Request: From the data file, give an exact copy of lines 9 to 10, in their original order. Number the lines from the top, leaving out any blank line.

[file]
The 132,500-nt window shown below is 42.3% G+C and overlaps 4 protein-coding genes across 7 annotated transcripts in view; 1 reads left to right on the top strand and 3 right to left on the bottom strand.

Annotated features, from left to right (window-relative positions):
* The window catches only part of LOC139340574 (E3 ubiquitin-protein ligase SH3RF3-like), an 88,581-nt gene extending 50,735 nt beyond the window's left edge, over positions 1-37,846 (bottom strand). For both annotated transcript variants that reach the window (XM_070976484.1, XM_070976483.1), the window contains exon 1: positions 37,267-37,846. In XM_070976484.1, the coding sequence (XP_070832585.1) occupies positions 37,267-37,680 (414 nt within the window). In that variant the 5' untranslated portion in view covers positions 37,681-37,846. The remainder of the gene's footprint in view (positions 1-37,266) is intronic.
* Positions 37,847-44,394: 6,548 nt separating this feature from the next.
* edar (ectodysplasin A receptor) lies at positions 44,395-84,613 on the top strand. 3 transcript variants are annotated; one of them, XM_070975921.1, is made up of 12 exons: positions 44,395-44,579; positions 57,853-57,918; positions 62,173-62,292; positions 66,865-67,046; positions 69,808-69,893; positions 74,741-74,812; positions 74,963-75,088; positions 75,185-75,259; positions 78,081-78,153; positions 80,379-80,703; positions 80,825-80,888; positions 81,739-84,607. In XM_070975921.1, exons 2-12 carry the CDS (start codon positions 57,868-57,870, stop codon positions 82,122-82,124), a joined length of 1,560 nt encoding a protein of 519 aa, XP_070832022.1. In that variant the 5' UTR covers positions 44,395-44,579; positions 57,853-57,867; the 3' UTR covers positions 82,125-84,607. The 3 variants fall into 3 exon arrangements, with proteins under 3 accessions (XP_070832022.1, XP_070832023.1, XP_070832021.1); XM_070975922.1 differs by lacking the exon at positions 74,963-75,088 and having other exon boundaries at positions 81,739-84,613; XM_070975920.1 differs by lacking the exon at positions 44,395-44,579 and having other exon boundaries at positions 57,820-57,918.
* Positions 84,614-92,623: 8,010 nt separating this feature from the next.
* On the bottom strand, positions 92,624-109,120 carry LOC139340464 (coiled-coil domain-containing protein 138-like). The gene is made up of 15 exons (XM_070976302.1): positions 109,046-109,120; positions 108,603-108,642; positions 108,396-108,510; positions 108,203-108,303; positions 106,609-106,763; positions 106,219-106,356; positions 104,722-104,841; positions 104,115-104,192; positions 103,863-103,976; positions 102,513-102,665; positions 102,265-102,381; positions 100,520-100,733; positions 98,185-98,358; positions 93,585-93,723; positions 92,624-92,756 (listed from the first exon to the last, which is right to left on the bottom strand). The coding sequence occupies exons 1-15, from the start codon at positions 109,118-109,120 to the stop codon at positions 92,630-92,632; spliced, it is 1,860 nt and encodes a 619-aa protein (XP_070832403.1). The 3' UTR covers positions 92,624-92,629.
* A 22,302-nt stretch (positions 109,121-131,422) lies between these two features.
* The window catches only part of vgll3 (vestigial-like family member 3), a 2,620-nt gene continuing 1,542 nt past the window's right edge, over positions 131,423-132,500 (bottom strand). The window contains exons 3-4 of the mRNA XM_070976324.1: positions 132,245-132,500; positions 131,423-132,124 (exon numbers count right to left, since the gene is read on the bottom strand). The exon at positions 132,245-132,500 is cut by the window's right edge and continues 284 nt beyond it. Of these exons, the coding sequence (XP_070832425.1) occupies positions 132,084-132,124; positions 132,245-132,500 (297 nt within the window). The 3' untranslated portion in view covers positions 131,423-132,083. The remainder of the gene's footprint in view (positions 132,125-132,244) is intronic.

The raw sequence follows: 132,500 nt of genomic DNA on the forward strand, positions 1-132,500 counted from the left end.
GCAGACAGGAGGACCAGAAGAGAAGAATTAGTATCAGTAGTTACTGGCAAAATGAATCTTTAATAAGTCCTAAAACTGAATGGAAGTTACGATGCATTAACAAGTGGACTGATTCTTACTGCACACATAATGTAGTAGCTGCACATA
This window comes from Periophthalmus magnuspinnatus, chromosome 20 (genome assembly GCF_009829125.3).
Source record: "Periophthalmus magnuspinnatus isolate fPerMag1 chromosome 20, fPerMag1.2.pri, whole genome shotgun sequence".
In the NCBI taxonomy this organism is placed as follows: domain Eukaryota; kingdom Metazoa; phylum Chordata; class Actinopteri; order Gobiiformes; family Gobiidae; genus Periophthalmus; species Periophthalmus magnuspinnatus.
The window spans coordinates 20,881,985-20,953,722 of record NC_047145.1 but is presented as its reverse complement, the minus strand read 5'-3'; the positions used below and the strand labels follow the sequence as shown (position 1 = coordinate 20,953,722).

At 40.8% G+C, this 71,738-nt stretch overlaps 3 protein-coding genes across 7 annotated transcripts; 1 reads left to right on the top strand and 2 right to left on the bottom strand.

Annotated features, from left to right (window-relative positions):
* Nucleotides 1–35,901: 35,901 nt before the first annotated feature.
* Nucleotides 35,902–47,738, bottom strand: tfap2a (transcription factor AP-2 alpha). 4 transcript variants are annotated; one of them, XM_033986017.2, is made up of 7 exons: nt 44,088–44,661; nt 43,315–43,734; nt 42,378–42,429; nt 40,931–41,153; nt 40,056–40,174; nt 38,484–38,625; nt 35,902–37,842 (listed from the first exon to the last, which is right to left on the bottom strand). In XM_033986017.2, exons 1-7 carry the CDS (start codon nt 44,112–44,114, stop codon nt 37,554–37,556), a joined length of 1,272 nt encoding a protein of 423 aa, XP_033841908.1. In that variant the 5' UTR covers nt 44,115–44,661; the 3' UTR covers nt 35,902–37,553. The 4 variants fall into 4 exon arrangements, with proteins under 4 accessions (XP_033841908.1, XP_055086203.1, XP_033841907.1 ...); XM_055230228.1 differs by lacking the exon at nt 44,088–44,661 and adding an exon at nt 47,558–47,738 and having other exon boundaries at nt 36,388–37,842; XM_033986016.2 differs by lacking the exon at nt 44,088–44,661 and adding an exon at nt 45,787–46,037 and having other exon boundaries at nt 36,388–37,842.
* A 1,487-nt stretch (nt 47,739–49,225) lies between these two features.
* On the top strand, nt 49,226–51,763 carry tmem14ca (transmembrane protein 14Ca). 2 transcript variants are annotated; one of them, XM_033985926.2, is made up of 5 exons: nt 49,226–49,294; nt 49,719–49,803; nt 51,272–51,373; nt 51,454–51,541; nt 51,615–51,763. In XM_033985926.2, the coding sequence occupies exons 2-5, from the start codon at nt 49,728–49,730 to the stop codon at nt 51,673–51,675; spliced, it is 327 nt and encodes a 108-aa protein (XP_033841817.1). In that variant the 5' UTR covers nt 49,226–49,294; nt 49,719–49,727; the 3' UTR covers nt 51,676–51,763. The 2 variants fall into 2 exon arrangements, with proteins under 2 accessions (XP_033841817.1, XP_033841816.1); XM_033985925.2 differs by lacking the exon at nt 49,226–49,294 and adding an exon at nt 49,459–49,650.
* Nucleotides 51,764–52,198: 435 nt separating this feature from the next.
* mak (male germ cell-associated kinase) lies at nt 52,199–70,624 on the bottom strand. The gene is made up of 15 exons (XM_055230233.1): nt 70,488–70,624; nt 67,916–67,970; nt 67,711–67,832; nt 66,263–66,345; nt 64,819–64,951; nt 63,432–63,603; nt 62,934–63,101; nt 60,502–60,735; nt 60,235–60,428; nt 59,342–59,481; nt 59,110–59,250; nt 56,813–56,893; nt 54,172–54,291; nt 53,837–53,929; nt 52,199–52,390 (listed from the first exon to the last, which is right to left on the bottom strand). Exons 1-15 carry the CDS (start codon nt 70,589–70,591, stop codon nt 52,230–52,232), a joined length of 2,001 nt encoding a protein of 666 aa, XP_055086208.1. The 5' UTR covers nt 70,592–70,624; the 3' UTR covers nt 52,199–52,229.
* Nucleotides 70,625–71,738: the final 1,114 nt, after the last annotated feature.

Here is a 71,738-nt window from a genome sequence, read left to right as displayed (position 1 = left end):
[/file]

* The window catches only part of vgll3 (vestigial-like family member 3), a 2,620-nt gene continuing 1,542 nt past the window's right edge, over positions 131,423-132,500 (bottom strand). The window contains exons 3-4 of the mRNA XM_070976324.1: positions 132,245-132,500; positions 131,423-132,124 (exon numbers count right to left, since the gene is read on the bottom strand). The exon at positions 132,245-132,500 is cut by the window's right edge and continues 284 nt beyond it. Of these exons, the coding sequence (XP_070832425.1) occupies positions 132,084-132,124; positions 132,245-132,500 (297 nt within the window). The 3' untranslated portion in view covers positions 131,423-132,083. The remainder of the gene's footprint in view (positions 132,125-132,244) is intronic.

The raw sequence follows: 132,500 nt of genomic DNA on the forward strand, positions 1-132,500 counted from the left end.